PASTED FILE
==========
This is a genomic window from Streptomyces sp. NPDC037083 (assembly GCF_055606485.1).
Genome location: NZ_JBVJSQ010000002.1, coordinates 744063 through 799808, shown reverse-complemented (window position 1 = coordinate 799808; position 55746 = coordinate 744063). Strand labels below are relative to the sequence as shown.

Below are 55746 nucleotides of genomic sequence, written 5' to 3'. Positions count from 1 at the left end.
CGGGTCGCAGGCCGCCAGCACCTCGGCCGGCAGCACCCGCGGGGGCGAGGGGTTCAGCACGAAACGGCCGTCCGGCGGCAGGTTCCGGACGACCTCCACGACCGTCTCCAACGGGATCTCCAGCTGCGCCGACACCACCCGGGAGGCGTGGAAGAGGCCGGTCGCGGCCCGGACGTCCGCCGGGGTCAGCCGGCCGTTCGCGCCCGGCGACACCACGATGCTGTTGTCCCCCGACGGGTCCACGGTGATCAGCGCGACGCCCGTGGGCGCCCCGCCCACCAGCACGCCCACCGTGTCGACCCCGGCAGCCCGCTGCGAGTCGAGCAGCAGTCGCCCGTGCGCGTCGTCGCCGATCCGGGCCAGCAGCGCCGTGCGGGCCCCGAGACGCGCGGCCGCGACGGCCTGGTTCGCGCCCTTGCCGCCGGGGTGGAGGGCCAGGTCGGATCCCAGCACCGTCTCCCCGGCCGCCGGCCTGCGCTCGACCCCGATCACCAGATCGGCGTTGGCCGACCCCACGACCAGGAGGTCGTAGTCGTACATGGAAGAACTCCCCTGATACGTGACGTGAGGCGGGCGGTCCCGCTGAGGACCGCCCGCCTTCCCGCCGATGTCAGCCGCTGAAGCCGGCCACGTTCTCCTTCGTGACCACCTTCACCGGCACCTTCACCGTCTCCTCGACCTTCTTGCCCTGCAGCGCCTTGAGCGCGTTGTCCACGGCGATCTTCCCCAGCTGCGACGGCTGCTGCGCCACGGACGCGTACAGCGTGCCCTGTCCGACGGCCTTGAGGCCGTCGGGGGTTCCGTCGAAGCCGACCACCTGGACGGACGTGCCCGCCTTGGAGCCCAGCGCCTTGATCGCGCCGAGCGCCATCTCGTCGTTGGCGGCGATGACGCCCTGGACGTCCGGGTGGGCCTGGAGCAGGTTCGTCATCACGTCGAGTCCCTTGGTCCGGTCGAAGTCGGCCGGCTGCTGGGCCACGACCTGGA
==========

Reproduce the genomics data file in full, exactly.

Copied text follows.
This is a genomic window from Streptomyces sp. NPDC037083 (assembly GCF_055606485.1).
Genome location: NZ_JBVJSQ010000002.1, coordinates 744063 through 799808, shown reverse-complemented (window position 1 = coordinate 799808; position 55746 = coordinate 744063). Strand labels below are relative to the sequence as shown.

Below are 55746 nucleotides of genomic sequence, written 5' to 3'. Positions count from 1 at the left end.
CGGGTCGCAGGCCGCCAGCACCTCGGCCGGCAGCACCCGCGGGGGCGAGGGGTTCAGCACGAAACGGCCGTCCGGCGGCAGGTTCCGGACGACCTCCACGACCGTCTCCAACGGGATCTCCAGCTGCGCCGACACCACCCGGGAGGCGTGGAAGAGGCCGGTCGCGGCCCGGACGTCCGCCGGGGTCAGCCGGCCGTTCGCGCCCGGCGACACCACGATGCTGTTGTCCCCCGACGGGTCCACGGTGATCAGCGCGACGCCCGTGGGCGCCCCGCCCACCAGCACGCCCACCGTGTCGACCCCGGCAGCCCGCTGCGAGTCGAGCAGCAGTCGCCCGTGCGCGTCGTCGCCGATCCGGGCCAGCAGCGCCGTGCGGGCCCCGAGACGCGCGGCCGCGACGGCCTGGTTCGCGCCCTTGCCGCCGGGGTGGAGGGCCAGGTCGGATCCCAGCACCGTCTCCCCGGCCGCCGGCCTGCGCTCGACCCCGATCACCAGATCGGCGTTGGCCGACCCCACGACCAGGAGGTCGTAGTCGTACATGGAAGAACTCCCCTGATACGTGACGTGAGGCGGGCGGTCCCGCTGAGGACCGCCCGCCTTCCCGCCGATGTCAGCCGCTGAAGCCGGCCACGTTCTCCTTCGTGACCACCTTCACCGGCACCTTCACCGTCTCCTCGACCTTCTTGCCCTGCAGCGCCTTGAGCGCGTTGTCCACGGCGATCTTCCCCAGCTGCGACGGCTGCTGCGCCACGGACGCGTACAGCGTGCCCTGTCCGACGGCCTTGAGGCCGTCGGGGGTTCCGTCGAAGCCGACCACCTGGACGGACGTGCCCGCCTTGGAGCCCAGCGCCTTGATCGCGCCGAGCGCCATCTCGTCGTTGGCGGCGATGACGCCCTGGACGTCCGGGTGGGCCTGGAGCAGGTTCGTCATCACGTCGAGTCCCTTGGTCCGGTCGAAGTCGGCCGGCTGCTGGGCCACGACCTGGA